THE United Arab Emirates (UAE) represents a huge export market for horticultural produce from Zimbabwe and local firms should seize the opportunity to diversify exports currently dominated by diamonds and gems, national trade promotion body ZimTrade says.
Trade between Zimbabwe and UAE has been growing over the past five years, with local businesses exporting US$833 million in 2019, up from US$148 million in 2015, representing over 460 percent trade growth.
In 2019, The UAE was the second largest export market after South Africa taking up around 20 percent of total exports from Zimbabwe.
There is growing interest from the UAE to create new ties by exploiting mutually beneficial opportunities.
Figures from the Dubai Chamber of Commerce and Industry (DCCI), which were released during the UAE-Zim Food and Agribusiness Virtual Forum last week, also show that the value of bilateral trade with UAE has shot up from US$490 million in 2011 to nearly US$1 billion by 2019.
DCCI chairperson Majid Salif Al Ghurair told participants during the virtual forum — organised by DCCI, DEAT Capital (Zimbabwe) and DP World — that they intend to grow the trade and economic ties further.
Zimbabwe’s exports to the UAE are mainly composed of primary products such as minerals hence the need to diversify the product offering to that market.
As such, Zimtrade says there is potential for Zimbabwean farmers to increase exports to UAE if they secure direct exports, which will also improve their foreign currency earnings.
For farmers that can produce more, there are indications that Dubai will remain a viable market considering the total fresh produce bill of the market.
According to Trade Map, the fresh produce import market in UAE is valued over US$4 billion and of this amount, US$2,3 billion is re-exported to Iran, Saudi Arabia, Yemen, Oman, and Iraq.
Without much production in terms of horticulture, the UAE is becoming a major supplier of horticultural produce into the Gulf Cooperation Council countries through the concept of re-exports.
Re-exports of UAE food industry is now over 50 percent of food imports and the country is regarded as one of most food insecure countries in the world.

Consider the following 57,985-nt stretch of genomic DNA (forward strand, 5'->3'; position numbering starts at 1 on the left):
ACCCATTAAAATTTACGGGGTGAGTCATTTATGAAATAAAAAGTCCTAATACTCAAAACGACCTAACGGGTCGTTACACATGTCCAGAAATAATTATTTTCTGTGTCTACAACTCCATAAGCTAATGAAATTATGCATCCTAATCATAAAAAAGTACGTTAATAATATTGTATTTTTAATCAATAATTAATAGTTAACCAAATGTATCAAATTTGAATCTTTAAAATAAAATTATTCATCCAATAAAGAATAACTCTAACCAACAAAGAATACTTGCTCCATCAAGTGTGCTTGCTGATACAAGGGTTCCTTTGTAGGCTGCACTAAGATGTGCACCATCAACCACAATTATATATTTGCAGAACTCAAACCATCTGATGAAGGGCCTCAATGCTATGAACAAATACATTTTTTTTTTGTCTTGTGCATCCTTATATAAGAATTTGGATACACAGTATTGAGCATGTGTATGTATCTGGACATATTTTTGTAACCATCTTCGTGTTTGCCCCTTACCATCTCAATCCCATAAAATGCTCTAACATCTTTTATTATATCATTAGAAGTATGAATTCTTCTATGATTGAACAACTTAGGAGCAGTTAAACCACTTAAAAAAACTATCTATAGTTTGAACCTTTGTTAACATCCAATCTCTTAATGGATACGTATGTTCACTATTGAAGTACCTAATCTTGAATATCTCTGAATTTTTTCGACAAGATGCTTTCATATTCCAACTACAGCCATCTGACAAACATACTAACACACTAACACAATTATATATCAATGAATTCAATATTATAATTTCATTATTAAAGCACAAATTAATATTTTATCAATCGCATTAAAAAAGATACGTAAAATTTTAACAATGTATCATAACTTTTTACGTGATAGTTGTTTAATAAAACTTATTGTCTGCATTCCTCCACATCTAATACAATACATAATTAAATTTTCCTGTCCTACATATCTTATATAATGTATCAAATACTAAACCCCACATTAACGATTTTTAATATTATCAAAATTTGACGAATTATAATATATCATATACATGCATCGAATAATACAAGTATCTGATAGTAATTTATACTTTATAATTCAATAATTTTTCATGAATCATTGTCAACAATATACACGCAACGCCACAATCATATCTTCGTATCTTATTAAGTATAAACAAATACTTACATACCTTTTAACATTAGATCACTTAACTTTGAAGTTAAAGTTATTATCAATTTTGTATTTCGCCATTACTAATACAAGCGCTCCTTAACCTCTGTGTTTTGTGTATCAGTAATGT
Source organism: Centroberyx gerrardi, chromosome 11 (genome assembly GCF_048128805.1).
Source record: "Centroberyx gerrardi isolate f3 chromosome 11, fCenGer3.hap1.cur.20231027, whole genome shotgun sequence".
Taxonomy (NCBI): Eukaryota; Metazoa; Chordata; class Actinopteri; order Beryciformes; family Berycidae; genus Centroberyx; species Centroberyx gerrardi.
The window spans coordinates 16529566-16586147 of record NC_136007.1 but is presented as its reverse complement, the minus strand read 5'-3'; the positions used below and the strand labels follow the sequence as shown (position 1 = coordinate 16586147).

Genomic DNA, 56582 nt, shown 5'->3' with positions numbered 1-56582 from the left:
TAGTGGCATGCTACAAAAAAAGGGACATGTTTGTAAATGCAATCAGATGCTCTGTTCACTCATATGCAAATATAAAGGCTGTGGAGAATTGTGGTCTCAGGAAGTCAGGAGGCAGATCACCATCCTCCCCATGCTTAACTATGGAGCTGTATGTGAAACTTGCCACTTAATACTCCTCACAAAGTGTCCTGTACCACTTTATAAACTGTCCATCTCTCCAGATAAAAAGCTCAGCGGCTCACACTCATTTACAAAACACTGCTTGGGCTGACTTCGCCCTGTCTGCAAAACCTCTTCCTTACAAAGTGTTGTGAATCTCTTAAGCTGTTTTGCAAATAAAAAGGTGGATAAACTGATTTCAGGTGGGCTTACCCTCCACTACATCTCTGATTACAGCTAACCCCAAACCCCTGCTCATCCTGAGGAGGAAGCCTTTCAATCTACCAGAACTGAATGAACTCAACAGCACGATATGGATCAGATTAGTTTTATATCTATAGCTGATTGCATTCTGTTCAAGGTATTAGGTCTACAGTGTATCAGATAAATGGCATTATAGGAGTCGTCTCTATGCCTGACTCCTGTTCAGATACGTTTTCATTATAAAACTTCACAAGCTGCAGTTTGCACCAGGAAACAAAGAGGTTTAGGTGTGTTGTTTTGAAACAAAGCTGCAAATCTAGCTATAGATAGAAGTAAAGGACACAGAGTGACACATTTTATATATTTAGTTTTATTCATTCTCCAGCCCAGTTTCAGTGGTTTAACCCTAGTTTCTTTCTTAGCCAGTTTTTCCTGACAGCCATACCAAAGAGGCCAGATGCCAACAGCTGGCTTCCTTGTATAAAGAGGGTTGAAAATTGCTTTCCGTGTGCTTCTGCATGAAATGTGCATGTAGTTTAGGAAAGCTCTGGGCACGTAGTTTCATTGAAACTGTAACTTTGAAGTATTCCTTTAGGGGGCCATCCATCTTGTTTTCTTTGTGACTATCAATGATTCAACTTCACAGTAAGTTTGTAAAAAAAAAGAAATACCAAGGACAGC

ZimTrade says this reflects that local exporters who are able to create solid markets in Dubai will likely find it easy to use UAE as a gateway to land their products in other markets in Middle-East.
“Buyers in the Dubai market have expressed willing to procure avocadoes, strawberries, blueberries, citrus, peas, fresh and dried fruits, and sweet potatoes.
“Some of these produces are finding their way indirectly through intermediary markets such as the Netherlands.
“Other low hanging horticultural produces for exporting to Dubai include tea and coffee.
“Green tea consumption is growing, and coffee processing is increasing in the city, which is expected to grow demand in the coming years.
“For fresh produces, most of these buyers are already operating in Southern Africa through the Beira port and Durban port, making it easy for local producers to link and start exporting” ZimTrade said.
Further to the opportunities in the horticulture sector, there are emerging opportunities for local companies to supply an array of services to Dubai.
Some major companies operating in Dubai have their call centres remotely located, offering huge benefits for start-ups who have no capital to set huge operations.
It is encouraging, ZimTrade said, to note that some Zimbabwean companies are at an advance stage of concluding deals that will see them provide services such as customer support and education.
Due to the proliferation of hotels in Dubai there is a strong sense that exports of arts and crafts sector could do well in the country.
In 2019 alone, imports of arts and craft in UAE amounted to US$2 billion in 2019 ZimTrade said.
There is a further market for goat meat in Dubai.
However, to penetrate the meat market in the Islamic emirate, meat producers who wish to export to Dubai must ensure their products are Halal certified.
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